This also gets me stuck sometimes, overthinking options.

Sometimes it leads to discontent. Sometimes that discontent leads to growth.

Talking through ideas, though, it always sounds like discontent, when really, it’s just how my brain works.

“Y’know, if this wall was two feet that way…”

I don’t really want to move the wall two feet that way. It’s completely impractical. Gut the whole interior and start over? Hmmmm…

(Fortunately, I am also lazy in some ways, so if I see a re-do but it’s going to be a lot of work, I’m not always inclined to jump up and get it done.)

I do wonder occasionally … if I were to design a house from the bottom up and could do it any way I wanted—no restrictions—how long would it take before I wanted to edit it? Probably at a shift in life circumstances, when the space would obviously be used differently. But before that?

Anyway. I tried some new activities this week with my kids at school. Trying to get them to learn some things that they haven’t been clicking with. Some of it worked, some of it we’re not done yet—to early to call it.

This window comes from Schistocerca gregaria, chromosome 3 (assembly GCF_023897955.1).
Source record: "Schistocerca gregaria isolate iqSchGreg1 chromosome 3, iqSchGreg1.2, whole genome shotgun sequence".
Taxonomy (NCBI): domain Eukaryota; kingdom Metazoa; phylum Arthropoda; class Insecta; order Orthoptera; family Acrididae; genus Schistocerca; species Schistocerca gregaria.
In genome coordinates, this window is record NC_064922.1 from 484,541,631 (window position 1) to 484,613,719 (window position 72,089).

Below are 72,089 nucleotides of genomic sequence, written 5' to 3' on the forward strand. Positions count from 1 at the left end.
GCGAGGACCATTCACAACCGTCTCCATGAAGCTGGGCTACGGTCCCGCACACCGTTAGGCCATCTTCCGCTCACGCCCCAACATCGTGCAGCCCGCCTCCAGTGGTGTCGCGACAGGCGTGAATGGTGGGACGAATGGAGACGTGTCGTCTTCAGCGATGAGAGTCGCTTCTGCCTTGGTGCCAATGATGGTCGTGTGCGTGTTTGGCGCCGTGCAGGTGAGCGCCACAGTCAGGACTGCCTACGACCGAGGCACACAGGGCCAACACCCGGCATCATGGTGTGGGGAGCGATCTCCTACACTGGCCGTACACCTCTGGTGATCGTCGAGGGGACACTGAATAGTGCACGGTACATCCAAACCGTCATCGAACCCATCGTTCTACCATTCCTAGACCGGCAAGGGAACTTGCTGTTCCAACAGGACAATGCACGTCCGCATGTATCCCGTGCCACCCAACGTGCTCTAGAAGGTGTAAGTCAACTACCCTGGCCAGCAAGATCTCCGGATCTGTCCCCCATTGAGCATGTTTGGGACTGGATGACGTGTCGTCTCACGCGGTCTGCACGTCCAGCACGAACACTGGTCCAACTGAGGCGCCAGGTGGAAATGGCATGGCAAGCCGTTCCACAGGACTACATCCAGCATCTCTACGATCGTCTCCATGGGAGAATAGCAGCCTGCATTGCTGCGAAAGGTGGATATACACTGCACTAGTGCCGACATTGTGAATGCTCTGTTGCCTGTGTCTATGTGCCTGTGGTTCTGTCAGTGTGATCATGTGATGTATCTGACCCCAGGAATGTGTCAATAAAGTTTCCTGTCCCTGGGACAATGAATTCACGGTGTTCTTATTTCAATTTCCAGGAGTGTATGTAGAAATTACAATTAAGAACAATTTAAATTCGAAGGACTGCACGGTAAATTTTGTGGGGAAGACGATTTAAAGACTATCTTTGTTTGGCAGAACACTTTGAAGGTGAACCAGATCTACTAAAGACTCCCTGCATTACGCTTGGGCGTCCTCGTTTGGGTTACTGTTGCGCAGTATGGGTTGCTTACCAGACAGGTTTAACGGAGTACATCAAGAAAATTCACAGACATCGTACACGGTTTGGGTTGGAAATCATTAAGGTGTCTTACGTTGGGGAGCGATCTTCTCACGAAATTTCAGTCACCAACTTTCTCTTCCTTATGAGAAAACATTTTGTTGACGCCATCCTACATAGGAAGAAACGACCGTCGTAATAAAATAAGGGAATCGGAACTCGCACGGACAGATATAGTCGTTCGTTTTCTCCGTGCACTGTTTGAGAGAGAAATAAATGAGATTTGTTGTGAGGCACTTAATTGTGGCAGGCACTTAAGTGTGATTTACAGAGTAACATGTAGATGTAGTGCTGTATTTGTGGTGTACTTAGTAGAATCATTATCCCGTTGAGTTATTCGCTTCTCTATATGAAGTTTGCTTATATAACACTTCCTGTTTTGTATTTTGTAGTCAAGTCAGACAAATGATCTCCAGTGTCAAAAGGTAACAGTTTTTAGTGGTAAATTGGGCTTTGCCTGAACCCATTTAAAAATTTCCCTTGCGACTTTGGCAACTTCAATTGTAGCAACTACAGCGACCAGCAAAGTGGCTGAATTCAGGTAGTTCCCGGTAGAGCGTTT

To that end, my editing brain is all good.

I know there are households that fight this fight with regards to how the dishwasher is loaded. Or maybe how the laundry is folded. Are those arguments “correct versus incorrect” or “more versus less efficient”? (I have some opinions about how dishes get loaded in the dishwasher, but it’s because they’re easiest to get in and out that way. And I rarely mention these opinions, but I do sometimes move dishes around after they were otherwise loaded…)

P.S. I need to add here, before The Climbing Daddy chimes in, that I’m not 100% practical 100% of the time. There are certainly pockets of life where “bang for the buck” is not my highest priority. And some areas where the most efficient isn’t the least taxing, and I go with the latter. However, all of the above is true more often than it’s not.

P.P.S. On a tangent from the dishwashers … I saw one the other day that has an extra little tray at the top for serving utensils. It blew my mind and created discontent with my current dishwasher. Not that I’m going to go replace it, but when the time comes…

Are you a reviser? Or do you find “good enough” and stick with it? Or something else? I’m always curious how other people’s brains work…

Posted in Sunday photos

My photography journey 23Feb20

A friend has an enormous cactus in her front yard. She mentioned all the birds in and around it, and I said I’d noticed, that several times when I’d been to her house, I’d been sad not to have brought my camera. And then we went over again, and I brought my camera!